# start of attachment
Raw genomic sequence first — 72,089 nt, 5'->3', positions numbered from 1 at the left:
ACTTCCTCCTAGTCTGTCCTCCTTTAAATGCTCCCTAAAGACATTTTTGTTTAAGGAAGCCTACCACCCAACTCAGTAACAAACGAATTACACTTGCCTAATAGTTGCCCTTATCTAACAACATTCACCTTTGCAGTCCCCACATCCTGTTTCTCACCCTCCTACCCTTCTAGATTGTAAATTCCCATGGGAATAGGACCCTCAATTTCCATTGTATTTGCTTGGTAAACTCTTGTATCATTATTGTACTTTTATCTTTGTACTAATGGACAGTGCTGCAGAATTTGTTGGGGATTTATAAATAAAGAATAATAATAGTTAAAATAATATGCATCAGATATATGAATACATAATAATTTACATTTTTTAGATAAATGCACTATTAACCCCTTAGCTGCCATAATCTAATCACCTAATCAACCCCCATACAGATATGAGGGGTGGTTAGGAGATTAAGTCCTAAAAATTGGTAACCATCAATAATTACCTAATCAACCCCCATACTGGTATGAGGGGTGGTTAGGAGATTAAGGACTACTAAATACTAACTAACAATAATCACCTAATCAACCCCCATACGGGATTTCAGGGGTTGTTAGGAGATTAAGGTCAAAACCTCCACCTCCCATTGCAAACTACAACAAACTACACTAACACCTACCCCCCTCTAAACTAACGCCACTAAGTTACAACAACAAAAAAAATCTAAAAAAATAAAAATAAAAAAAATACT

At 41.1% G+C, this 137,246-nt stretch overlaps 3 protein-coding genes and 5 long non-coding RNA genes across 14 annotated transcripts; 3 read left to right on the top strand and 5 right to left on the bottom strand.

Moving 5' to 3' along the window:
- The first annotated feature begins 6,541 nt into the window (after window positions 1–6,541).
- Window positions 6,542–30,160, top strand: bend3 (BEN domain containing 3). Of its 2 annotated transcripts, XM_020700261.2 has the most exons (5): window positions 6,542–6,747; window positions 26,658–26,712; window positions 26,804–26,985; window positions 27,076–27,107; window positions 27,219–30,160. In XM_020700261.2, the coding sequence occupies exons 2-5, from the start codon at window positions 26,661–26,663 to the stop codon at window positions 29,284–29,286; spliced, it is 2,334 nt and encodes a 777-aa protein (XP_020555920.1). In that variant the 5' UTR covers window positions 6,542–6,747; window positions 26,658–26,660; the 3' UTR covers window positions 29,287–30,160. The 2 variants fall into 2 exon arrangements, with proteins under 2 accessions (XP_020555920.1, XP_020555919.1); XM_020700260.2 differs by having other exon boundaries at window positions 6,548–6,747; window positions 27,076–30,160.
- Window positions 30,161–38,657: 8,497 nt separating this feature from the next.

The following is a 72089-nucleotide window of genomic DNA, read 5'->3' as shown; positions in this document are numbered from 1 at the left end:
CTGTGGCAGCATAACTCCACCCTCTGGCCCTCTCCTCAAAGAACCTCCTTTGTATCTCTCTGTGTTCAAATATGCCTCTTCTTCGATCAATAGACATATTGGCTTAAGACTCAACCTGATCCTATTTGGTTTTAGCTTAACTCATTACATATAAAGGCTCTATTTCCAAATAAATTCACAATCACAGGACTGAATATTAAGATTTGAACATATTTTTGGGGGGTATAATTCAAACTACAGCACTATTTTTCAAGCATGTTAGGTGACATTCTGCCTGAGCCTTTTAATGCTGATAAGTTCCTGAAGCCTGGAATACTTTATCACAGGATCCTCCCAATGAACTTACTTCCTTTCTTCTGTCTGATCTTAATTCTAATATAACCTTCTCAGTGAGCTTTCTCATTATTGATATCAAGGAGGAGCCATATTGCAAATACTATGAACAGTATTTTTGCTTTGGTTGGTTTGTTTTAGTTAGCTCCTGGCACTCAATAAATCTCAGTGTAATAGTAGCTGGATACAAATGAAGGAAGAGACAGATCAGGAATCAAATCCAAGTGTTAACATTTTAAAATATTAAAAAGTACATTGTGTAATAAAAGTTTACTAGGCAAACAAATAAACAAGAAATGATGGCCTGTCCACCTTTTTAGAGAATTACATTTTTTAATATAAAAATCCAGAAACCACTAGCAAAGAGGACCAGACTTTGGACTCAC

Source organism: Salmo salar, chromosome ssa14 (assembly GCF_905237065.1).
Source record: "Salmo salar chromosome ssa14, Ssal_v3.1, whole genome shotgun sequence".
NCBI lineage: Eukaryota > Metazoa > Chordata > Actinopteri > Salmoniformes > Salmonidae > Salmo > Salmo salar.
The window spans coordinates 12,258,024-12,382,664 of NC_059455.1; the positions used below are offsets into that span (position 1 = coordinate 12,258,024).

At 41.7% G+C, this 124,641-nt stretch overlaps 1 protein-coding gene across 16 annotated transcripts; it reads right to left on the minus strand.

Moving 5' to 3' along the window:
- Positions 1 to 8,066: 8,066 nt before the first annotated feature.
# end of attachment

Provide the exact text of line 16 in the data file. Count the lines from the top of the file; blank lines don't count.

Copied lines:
- Positions 1 to 8,066: 8,066 nt before the first annotated feature.